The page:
Pushing this association too hard and too quickly could also skew data collection. Health workers could narrow their clinical lens; women might scour themselves for symptoms, while men and other people who don’t identify as women “may not take the symptoms [of CVST] seriously,” Krutika Kuppalli, an infectious-disease physician and vaccine expert at the Medical University of South Carolina, told me. That bell could be especially tough to un-ring in a culture where masculinity is so often considered incompatible with sickness. “People want to appear strong and tough, men in particular,” Hernandez told me. “There are already social pressures to not complain.” Casting the clotting condition as a “female problem” too early means donning blinders. “That’s troubling for the objectivity of the investigation going forward,” Richardson, of Harvard, said. (There’s still a paucity of data on whether transgender, intersex, or nonbinary people, especially those who are on hormonal therapies, might be vulnerable to unique vaccine side effects.)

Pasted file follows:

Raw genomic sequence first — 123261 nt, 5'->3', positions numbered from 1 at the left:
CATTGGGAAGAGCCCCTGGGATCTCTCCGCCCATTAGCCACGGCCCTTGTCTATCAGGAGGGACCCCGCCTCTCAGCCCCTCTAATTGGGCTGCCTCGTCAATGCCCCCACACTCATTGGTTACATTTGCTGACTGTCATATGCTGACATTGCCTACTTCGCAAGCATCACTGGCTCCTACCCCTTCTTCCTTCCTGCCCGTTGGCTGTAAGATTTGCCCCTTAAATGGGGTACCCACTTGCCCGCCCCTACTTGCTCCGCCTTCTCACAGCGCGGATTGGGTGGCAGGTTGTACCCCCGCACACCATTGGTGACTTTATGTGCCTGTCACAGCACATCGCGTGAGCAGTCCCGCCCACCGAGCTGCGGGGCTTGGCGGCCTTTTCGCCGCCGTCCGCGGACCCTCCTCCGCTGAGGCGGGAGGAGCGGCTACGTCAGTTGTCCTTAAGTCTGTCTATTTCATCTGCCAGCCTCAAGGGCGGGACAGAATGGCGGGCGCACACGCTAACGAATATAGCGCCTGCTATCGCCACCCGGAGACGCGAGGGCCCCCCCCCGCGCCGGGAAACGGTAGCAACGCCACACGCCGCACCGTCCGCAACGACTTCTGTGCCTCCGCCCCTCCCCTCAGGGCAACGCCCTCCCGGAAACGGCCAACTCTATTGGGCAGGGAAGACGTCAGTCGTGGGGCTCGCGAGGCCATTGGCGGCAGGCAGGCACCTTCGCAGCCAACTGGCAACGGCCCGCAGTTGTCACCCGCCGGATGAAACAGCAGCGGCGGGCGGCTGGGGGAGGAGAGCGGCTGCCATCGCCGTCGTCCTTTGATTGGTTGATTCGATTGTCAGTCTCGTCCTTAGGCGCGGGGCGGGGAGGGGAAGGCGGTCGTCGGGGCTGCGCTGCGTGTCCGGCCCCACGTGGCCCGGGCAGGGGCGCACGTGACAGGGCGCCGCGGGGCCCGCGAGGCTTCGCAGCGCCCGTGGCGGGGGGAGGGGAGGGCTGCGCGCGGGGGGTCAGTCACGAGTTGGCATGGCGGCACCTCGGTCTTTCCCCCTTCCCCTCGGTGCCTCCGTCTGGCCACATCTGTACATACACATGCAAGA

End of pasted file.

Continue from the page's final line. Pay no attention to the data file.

If a clear sex or gender difference does emerge, nuanced messaging will be necessary. As coronavirus cases surge, the risk of taking the vaccine might still be relatively low, especially in parts of the country where the fragile Pfizer and Moderna vaccines are harder to store and administer. Restricting the vaccine to certain age or gender groups could seed equity issues, both in the U.S. and internationally, or trigger repeated rounds of sociopolitical fallout. Shapiro pointed to the HPV vaccine, which was initially targeted to adolescent girls. The shots are now recommended for children of all genders, but misperceptions of the early rollout stigmatized the mostly female preteens who signed up for the shots as promiscuous, and the sole bearers of disease.